Consider setting up automatic feeding and watering systems. These do not have to be expensive, but by allowing your pigs to eat whenever they are hungry and drink when they are thirsty, you can dramatically improve the rate at which your pigs put on weight.
7. Ensure That Parasites Aren’t an Issue
Often, pigs will fail to thrive because they have something else competing for the food they eat – internal parasites. You don’t always need to chemically deworm your pigs – in fact, there are many natural remedies, like garlic and apple cider vinegar, that we have found to work just as well as the chemical methods.
However, you should be doing something to make sure your pigs’ guts stay free from these pests. Keep your pigs on clean bedding and rotate pastures often to make sure parasites steer clear – and that your pigs keep gaining weight.
8. Perfect the Protein Content
Have realistic expectations when it comes to putting weight on your pigs. Normally, you should expect them to put on up to 1.7 pounds per day until they weigh 110 pounds. Then, they might gain as much as 2.2 pounds per day.
Use a good starter ration until your pigs reach 100 pounds and then switch to a finisher ration will get your pig to the desired weight. These rations are specially formulated to have the ideal amount of protein until your pig reaches market weight.
One way you can improve the protein your pigs eat is by providing them with a unique protein source like soybean oil meal. Some people use tankage, which is animal feed made out of the residue left behind from rendering. However, this is controversial, as it’s not recommended that you feed pigs any meat due to the risk of disease.
9. Fiber is Good – But Not Too Much
While some fiber is helpful – just as it is for humans – there is such a thing as too much of a good thing when it comes to feeding pigs. Avoid feeding too much food that’s high in fiber, since it takes more energy to digest and can cause your pig to burn more calories than it would when eating other kinds of foods.
Some examples of high-fiber foods to avoid or feed in limited quantities include soy hulls and wheat midds.
10. Add B12
Adding supplements, like B12, can be a helpful way to increase your pigs’ nutrient absorption and improve feed intake. B12 is known to reduce stress levels and can help prevent disease. Although B12 liquid supplements and injections can be a bit pricey and inconvenient to administer, you won’t have to do this very often to see a difference.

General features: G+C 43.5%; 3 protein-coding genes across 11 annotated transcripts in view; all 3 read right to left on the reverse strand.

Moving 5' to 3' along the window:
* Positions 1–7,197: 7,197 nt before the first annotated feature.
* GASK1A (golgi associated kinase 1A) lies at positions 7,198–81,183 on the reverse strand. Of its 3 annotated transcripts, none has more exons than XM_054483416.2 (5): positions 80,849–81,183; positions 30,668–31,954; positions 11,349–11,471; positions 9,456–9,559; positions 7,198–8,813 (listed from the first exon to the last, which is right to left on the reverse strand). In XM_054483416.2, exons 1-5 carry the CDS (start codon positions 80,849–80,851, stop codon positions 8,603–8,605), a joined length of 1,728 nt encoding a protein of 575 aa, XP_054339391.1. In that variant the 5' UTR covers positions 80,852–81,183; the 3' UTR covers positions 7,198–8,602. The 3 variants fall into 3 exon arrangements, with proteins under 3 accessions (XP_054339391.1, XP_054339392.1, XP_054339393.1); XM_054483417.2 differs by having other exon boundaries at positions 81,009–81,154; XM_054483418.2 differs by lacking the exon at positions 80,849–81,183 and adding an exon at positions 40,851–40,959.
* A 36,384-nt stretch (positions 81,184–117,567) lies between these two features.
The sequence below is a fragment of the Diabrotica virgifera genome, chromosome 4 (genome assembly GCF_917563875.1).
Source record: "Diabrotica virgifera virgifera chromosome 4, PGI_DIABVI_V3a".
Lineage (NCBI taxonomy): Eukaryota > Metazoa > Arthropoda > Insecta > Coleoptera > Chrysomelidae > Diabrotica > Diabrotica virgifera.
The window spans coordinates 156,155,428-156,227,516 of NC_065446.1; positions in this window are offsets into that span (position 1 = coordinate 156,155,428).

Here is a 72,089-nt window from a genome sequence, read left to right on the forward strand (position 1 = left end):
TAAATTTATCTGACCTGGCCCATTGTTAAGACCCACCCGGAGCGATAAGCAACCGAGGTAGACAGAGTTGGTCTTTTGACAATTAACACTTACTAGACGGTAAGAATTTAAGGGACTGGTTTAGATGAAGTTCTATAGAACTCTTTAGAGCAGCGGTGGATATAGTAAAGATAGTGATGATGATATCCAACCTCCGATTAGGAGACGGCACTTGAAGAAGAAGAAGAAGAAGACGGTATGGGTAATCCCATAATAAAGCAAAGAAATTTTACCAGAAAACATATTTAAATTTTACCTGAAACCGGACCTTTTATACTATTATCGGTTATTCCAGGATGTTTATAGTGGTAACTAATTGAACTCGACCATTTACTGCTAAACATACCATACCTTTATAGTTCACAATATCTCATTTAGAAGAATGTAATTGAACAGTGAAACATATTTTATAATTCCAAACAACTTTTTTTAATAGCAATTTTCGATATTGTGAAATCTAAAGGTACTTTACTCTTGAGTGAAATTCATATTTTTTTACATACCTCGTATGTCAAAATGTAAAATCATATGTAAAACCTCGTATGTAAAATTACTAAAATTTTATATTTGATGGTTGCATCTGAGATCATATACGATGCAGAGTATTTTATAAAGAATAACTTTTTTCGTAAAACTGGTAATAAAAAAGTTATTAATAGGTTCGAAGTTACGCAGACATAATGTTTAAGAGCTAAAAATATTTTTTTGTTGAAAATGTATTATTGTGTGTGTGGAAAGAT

These supplements can also be helpful if you know your pig suffered from a parasite issue or disease, as the B12 will help your pig bounce back from the stress and resume putting on a healthy amount of weight.
Other supplements you may consider adding include fat and protein supplements. Sometimes labeled energy supplements, these may or may not be useful depending on the size and age of your pigs.
Things to Watch Out For
You’ll see lots of recommendations to feed your pigs high-calorie foods to encourage them to gain weight. Some common solutions include bread, baked goods, and syrups.
These should be heavily discouraged. They’ll make your pigs put on weight quickly, but it will be useless weight. You’ll pay the butcher to cut off most of this fat and discard it. As I mentioned earlier, some can be used as lard that you can then render – but not all of it. Plus, you’ll be taking up valuable space for more palatable cuts, like hams and bacon.
Instead of loading your pig up on junk food, consider adding “palatability enhancers.” Rather than feeding a pig a bucket of molasses, for example, try drizzling just a little bit on the feed. This will encourage your pig to eat more without taking on too many empty calories.
You can also try simply wetting your pig’s feed. This will soften it, making it easier to ingest and more palatable. It’s also a good way to ensure your pigs are drinking enough water!
How to Fatten Up a Pig – the Right Way!
The easiest way to fatten up a pig properly? Give it more food! Weight gain will occur when your pig eats more calories. If a pig isn’t eating enough to gain weight – or worse, is losing weight – there’s likely an underlying health issue that you need to address. In some cases, pigs might not eat enough if they are too hot or don’t have enough water, so keep these factors in mind, too.
Provide your pig with a variety of foods as it grows. Adequate nutrient intake is essential when it comes to helping your pig put on a healthy amount of weight. As with humans, variety is the spice of life – so make sure your pig can eat all kinds of food to gain weight appropriately.
Learning how to fatten up a pig the right way can take some time. However, with a bit of practice, you’ll be tipping the scales with your prizewinning hogs in no time – and enjoying those slabs of tasty bacon.